New Zealand will be expected to continue their dominance of Argentina and the Rugby Championship when the tournament gets under way on Saturday.

The All Blacks have won the trophy in each of the last three years and are favourites to retain it with the Rugby World Cup fast approaching.

Argentina have never beaten the world champions in 32 attempts and will have to produce something special to make history in Buenos Aires this weekend.

South Africa host Australia at Emirates Airline Park, and the Springboks have won nine of their previous 10 encounters with the Wallabies at the Johannesburg venue.

Take a look at the Opta numbers ahead of Saturday's opening round of matches.

 

South Africa v Australia

- South Africa have lost only one of their last five Tests against Australia, although two of those meetings ended as draws.

- The Springboks have won 13 of their last 16 games played at Emirates Airline Park, including their last three on the bounce, scoring an average of 36 points per match.

- Australia will be looking to secure back-to-back Rugby Championship wins for the first time since 2016 after ending their 2018 campaign with a 45-34 success over Argentina.

- The Wallabies' win rate of 24 per cent when playing in South Africa is their lowest in any nation. Indeed, it is the lowest win rate of any of the six nations to have played more than 20 Tests there.

- Australia back Dane Haylett-Petty gained 397 metres in the 2018 Rugby Championship, the most of any player and 130 more than South Africa's best, Siya Kolisi (267).

 

Argentina v New Zealand

- Argentina’s only positive result against New Zealand came in a 21-21 draw in November 1985. Since that match in Buenos Aires they have lost all 10 home games against the All Blacks.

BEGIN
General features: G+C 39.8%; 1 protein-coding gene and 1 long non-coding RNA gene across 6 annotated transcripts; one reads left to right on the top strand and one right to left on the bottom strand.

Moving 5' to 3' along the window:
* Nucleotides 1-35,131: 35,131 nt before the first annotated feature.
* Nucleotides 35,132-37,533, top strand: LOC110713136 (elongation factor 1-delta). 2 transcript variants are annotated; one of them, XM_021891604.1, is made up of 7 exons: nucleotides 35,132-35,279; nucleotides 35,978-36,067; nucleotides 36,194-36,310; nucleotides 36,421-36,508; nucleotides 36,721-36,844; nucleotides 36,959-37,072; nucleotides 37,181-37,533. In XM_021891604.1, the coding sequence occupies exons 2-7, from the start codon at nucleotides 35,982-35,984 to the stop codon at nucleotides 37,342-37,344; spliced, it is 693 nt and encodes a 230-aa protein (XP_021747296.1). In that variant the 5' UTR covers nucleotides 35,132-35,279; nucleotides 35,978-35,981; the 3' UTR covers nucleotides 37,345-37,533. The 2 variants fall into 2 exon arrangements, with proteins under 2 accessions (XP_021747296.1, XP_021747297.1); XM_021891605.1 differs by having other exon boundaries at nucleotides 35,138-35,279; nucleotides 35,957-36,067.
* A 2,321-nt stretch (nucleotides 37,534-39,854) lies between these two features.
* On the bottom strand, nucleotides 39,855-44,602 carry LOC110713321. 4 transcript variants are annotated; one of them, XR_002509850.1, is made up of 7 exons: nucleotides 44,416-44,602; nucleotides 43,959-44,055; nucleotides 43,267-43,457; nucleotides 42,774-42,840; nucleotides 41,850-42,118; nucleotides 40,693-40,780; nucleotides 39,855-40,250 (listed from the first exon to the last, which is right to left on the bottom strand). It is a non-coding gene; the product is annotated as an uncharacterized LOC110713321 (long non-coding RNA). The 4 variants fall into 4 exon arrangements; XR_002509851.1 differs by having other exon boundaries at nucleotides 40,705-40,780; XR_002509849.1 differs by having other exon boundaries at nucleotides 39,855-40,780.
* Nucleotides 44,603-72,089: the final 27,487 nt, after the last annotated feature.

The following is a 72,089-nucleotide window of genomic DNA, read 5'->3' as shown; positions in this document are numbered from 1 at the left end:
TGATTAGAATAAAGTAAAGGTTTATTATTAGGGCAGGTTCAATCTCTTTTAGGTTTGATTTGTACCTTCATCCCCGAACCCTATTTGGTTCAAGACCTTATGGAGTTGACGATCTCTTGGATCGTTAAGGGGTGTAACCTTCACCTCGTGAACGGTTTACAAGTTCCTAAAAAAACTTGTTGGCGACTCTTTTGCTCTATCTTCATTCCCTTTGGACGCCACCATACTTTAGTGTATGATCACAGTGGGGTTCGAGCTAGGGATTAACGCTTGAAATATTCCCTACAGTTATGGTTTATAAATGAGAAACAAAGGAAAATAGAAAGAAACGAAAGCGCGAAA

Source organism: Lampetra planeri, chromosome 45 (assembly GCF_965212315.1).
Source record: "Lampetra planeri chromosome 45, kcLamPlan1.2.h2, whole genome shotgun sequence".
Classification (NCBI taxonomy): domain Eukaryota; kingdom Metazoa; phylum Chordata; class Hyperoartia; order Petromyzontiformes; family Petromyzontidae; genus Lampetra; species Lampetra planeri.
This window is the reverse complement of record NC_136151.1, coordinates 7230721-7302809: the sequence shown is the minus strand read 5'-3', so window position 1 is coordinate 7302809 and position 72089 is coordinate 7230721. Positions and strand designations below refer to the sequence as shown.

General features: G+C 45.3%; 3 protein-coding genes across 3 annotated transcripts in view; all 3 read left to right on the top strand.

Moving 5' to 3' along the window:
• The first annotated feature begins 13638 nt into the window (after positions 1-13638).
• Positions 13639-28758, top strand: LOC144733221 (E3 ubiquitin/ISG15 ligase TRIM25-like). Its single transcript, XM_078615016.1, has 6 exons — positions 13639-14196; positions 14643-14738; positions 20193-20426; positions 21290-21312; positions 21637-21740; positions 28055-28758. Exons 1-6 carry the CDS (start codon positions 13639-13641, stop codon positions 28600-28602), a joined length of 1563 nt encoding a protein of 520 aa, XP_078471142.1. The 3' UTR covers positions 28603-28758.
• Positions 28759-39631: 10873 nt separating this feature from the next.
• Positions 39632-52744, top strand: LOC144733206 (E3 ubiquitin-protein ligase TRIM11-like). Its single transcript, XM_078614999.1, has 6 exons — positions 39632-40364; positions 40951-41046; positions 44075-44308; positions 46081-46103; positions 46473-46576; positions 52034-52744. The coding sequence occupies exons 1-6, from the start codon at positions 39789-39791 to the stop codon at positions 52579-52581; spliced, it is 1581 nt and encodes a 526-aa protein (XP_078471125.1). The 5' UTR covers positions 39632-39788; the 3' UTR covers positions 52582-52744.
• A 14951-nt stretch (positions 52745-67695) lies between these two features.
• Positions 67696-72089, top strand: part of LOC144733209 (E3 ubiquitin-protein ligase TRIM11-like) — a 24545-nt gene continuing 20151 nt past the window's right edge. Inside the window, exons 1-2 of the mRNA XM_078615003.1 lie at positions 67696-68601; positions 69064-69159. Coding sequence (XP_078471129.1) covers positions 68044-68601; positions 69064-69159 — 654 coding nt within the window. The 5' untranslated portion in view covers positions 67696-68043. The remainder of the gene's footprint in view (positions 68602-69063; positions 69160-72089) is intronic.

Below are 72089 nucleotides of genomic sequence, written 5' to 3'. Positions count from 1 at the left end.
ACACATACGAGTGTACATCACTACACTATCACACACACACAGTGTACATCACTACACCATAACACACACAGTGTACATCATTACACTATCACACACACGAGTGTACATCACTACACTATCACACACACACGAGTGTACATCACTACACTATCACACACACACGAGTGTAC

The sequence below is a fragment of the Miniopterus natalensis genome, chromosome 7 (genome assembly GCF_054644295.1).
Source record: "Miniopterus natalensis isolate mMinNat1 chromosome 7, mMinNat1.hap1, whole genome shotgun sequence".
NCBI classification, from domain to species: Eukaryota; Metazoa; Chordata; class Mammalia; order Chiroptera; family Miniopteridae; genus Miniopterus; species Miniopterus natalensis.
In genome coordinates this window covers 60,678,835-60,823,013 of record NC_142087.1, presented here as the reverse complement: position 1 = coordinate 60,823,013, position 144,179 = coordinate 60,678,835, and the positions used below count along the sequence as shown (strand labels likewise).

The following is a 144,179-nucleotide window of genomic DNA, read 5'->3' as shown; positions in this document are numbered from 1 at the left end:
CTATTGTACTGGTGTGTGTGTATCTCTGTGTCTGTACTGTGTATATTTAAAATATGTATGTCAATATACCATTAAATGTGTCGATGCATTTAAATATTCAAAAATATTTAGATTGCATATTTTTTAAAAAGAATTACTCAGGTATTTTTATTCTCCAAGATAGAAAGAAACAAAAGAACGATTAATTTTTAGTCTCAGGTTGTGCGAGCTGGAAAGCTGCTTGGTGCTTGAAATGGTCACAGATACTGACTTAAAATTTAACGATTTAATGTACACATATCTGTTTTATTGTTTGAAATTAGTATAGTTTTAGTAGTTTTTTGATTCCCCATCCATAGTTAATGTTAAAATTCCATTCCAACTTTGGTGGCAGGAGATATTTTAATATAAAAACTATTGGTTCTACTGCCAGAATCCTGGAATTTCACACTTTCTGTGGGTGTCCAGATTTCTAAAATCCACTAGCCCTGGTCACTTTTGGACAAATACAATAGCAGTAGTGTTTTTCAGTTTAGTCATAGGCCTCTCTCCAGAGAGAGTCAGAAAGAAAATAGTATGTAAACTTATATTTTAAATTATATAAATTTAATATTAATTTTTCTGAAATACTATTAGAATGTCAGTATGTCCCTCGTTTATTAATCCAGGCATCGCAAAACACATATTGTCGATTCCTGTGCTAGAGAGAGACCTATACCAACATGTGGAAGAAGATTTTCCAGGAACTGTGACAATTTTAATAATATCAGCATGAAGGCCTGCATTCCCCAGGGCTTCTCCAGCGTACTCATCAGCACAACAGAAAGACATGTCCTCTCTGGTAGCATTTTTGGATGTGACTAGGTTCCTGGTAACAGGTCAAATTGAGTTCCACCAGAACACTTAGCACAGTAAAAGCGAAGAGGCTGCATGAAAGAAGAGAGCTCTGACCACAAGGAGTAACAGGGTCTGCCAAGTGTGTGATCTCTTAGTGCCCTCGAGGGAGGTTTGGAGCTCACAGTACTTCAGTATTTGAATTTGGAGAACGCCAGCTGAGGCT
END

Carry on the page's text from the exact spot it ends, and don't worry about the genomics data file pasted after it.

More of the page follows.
- New Zealand are on the cusp of their 450th win – 43 more than any other team – and require just 26 points this weekend to become the first nation to score 16,000 international points.

- The All Blacks have won 15 of their last 17 games, including a 66-3 victory against Italy in Rome in their most recent fixture.

- Argentina full-back Nicolas Sanchez scored the most points (67) of any player in the competition last year. He scored four tries, 16 of 17 conversions, four of seven penalty attempts and a drop goal.

- Argentina have lost their last four games played at Velez Sarsfield, including defeats to New Zealand in their last two games at the venue.

Mario Ledesma hopes Argentina can use the nation's excitement to their advantage in their Rugby Championship opener against New Zealand.

Argentina will host the All Blacks in Buenos Aires on Saturday, in the first of three games of a tournament shortened due to the upcoming Rugby World Cup.

The clash comes on the back of the Jaguares' stunning run to the Super Rugby final, where they fell to the Crusaders.

Argentina's starting line-up for their Rugby Championship opener includes 13 Jaguares and Ledesma hopes his team can deliver.

"We have to play with the enthusiasm of the people," he told a news conference.

"That people are excited is great and we have to take the positive side, but we have to be on and [focus on] how we improve from here to Saturday."

The All Blacks are unbeaten in 32 previous meetings with Argentina, winning 31 and drawing one.

Argentina: Emiliano Boffelli, Matias Moroni, Matias Orlando, Jeronimo de la Fuente, Ramiro Moyano, Nicolas Sanchez, Tomas Cubelli; Nahuel Tetaz Chaparro, Agustin Creevy, Juan Figallo, Guido Petti, Tomas Lavanini, Pablo Matera, Marcos Kremer, Javier Ortega Desio.
Replacements: Julian Montoya, Mayco Vivas, Santiago Medrano, Matias Alemanno, Tomas Lezana, Felipe Ezcurra, Joaquin Diaz Bonilla, Joaquin Tuculet.